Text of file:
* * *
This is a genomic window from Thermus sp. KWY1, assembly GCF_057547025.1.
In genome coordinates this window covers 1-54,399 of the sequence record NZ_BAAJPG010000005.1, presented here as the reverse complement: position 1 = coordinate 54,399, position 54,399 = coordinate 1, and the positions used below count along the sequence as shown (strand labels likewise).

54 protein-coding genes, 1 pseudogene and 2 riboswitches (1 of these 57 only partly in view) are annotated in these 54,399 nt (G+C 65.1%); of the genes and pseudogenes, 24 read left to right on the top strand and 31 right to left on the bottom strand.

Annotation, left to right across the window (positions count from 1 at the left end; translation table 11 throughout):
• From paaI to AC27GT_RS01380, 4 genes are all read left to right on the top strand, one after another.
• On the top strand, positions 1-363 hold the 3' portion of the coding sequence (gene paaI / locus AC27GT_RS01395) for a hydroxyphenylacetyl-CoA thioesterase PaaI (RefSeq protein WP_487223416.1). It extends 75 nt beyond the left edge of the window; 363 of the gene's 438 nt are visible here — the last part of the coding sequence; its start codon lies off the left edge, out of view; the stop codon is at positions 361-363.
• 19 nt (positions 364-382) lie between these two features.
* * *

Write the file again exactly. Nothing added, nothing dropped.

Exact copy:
This is a genomic window from Thermus sp. KWY1, assembly GCF_057547025.1.
In genome coordinates this window covers 1-54,399 of the sequence record NZ_BAAJPG010000005.1, presented here as the reverse complement: position 1 = coordinate 54,399, position 54,399 = coordinate 1, and the positions used below count along the sequence as shown (strand labels likewise).

54 protein-coding genes, 1 pseudogene and 2 riboswitches (1 of these 57 only partly in view) are annotated in these 54,399 nt (G+C 65.1%); of the genes and pseudogenes, 24 read left to right on the top strand and 31 right to left on the bottom strand.

Annotation, left to right across the window (positions count from 1 at the left end; translation table 11 throughout):
• From paaI to AC27GT_RS01380, 4 genes are all read left to right on the top strand, one after another.
• On the top strand, positions 1-363 hold the 3' portion of the coding sequence (gene paaI / locus AC27GT_RS01395) for a hydroxyphenylacetyl-CoA thioesterase PaaI (RefSeq protein WP_487223416.1). It extends 75 nt beyond the left edge of the window; 363 of the gene's 438 nt are visible here — the last part of the coding sequence; its start codon lies off the left edge, out of view; the stop codon is at positions 361-363.
• 19 nt (positions 364-382) lie between these two features.